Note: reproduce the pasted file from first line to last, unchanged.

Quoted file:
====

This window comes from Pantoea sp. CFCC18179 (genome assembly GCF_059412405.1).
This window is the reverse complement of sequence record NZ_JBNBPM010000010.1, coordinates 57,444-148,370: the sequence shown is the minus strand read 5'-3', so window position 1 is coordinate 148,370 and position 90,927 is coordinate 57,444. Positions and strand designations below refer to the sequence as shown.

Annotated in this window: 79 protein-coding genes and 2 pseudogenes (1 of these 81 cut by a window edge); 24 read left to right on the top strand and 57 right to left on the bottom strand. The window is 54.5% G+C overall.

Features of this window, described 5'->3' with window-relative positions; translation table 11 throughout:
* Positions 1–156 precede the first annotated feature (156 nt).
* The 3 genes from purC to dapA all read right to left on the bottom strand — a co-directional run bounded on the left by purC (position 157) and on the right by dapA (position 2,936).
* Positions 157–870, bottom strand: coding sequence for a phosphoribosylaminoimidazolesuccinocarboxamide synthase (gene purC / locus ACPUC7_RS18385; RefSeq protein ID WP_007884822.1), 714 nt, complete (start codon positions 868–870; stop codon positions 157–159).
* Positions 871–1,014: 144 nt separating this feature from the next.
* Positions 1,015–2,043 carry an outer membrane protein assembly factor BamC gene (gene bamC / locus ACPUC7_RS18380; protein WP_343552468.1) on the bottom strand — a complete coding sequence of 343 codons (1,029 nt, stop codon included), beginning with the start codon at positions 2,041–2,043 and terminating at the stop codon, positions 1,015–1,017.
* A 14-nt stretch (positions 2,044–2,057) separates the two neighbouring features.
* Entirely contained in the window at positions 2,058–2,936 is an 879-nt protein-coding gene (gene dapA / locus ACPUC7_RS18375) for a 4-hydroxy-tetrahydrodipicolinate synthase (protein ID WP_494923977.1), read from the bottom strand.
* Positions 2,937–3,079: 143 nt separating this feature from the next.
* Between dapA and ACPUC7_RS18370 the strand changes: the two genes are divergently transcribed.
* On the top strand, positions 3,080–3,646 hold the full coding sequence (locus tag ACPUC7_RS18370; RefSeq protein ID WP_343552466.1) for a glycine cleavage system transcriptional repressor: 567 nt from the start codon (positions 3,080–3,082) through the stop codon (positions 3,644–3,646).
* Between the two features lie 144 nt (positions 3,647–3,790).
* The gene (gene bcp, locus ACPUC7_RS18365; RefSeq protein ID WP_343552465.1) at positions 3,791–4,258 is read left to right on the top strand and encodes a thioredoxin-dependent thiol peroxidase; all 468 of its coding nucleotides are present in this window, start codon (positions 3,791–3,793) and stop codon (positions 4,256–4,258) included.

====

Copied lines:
This window comes from Pantoea sp. CFCC18179 (genome assembly GCF_059412405.1).
This window is the reverse complement of sequence record NZ_JBNBPM010000010.1, coordinates 57,444-148,370: the sequence shown is the minus strand read 5'-3', so window position 1 is coordinate 148,370 and position 90,927 is coordinate 57,444. Positions and strand designations below refer to the sequence as shown.

Annotated in this window: 79 protein-coding genes and 2 pseudogenes (1 of these 81 cut by a window edge); 24 read left to right on the top strand and 57 right to left on the bottom strand. The window is 54.5% G+C overall.

Features of this window, described 5'->3' with window-relative positions; translation table 11 throughout:
* Positions 1–156 precede the first annotated feature (156 nt).
* The 3 genes from purC to dapA all read right to left on the bottom strand — a co-directional run bounded on the left by purC (position 157) and on the right by dapA (position 2,936).
* Positions 157–870, bottom strand: coding sequence for a phosphoribosylaminoimidazolesuccinocarboxamide synthase (gene purC / locus ACPUC7_RS18385; RefSeq protein ID WP_007884822.1), 714 nt, complete (start codon positions 868–870; stop codon positions 157–159).
* Positions 871–1,014: 144 nt separating this feature from the next.
* Positions 1,015–2,043 carry an outer membrane protein assembly factor BamC gene (gene bamC / locus ACPUC7_RS18380; protein WP_343552468.1) on the bottom strand — a complete coding sequence of 343 codons (1,029 nt, stop codon included), beginning with the start codon at positions 2,041–2,043 and terminating at the stop codon, positions 1,015–1,017.
* A 14-nt stretch (positions 2,044–2,057) separates the two neighbouring features.
* Entirely contained in the window at positions 2,058–2,936 is an 879-nt protein-coding gene (gene dapA / locus ACPUC7_RS18375) for a 4-hydroxy-tetrahydrodipicolinate synthase (protein ID WP_494923977.1), read from the bottom strand.
* Positions 2,937–3,079: 143 nt separating this feature from the next.
* Between dapA and ACPUC7_RS18370 the strand changes: the two genes are divergently transcribed.
* On the top strand, positions 3,080–3,646 hold the full coding sequence (locus tag ACPUC7_RS18370; RefSeq protein ID WP_343552466.1) for a glycine cleavage system transcriptional repressor: 567 nt from the start codon (positions 3,080–3,082) through the stop codon (positions 3,644–3,646).
* Between the two features lie 144 nt (positions 3,647–3,790).
* The gene (gene bcp, locus ACPUC7_RS18365; RefSeq protein ID WP_343552465.1) at positions 3,791–4,258 is read left to right on the top strand and encodes a thioredoxin-dependent thiol peroxidase; all 468 of its coding nucleotides are present in this window, start codon (positions 3,791–3,793) and stop codon (positions 4,256–4,258) included.